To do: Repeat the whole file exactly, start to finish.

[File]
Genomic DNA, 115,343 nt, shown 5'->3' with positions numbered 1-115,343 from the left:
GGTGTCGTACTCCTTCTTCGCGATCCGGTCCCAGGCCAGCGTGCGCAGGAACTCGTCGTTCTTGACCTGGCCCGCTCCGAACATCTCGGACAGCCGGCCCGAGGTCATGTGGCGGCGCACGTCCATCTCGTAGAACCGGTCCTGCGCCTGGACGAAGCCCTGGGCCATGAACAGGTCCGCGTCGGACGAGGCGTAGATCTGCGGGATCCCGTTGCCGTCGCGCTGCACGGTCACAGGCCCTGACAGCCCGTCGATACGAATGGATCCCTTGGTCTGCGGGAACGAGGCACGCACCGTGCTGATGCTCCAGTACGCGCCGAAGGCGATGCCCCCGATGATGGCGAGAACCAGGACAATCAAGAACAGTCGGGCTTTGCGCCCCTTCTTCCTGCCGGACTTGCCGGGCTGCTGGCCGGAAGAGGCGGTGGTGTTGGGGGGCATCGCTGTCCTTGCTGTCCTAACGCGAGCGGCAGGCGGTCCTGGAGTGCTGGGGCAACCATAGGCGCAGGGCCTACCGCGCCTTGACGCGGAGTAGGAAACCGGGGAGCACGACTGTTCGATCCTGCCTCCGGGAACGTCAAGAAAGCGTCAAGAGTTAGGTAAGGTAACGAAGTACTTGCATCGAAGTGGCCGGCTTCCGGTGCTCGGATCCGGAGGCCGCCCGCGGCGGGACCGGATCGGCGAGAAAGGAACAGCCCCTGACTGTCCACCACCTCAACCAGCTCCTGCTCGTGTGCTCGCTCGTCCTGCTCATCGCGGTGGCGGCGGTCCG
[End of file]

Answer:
Genomic DNA, 115,343 nt, shown 5'->3' with positions numbered 1-115,343 from the left:
GGTGTCGTACTCCTTCTTCGCGATCCGGTCCCAGGCCAGCGTGCGCAGGAACTCGTCGTTCTTGACCTGGCCCGCTCCGAACATCTCGGACAGCCGGCCCGAGGTCATGTGGCGGCGCACGTCCATCTCGTAGAACCGGTCCTGCGCCTGGACGAAGCCCTGGGCCATGAACAGGTCCGCGTCGGACGAGGCGTAGATCTGCGGGATCCCGTTGCCGTCGCGCTGCACGGTCACAGGCCCTGACAGCCCGTCGATACGAATGGATCCCTTGGTCTGCGGGAACGAGGCACGCACCGTGCTGATGCTCCAGTACGCGCCGAAGGCGATGCCCCCGATGATGGCGAGAACCAGGACAATCAAGAACAGTCGGGCTTTGCGCCCCTTCTTCCTGCCGGACTTGCCGGGCTGCTGGCCGGAAGAGGCGGTGGTGTTGGGGGGCATCGCTGTCCTTGCTGTCCTAACGCGAGCGGCAGGCGGTCCTGGAGTGCTGGGGCAACCATAGGCGCAGGGCCTACCGCGCCTTGACGCGGAGTAGGAAACCGGGGAGCACGACTGTTCGATCCTGCCTCCGGGAACGTCAAGAAAGCGTCAAGAGTTAGGTAAGGTAACGAAGTACTTGCATCGAAGTGGCCGGCTTCCGGTGCTCGGATCCGGAGGCCGCCCGCGGCGGGACCGGATCGGCGAGAAAGGAACAGCCCCTGACTGTCCACCACCTCAACCAGCTCCTGCTCGTGTGCTCGCTCGTCCTGCTCATCGCGGTGGCGGCGGTCCG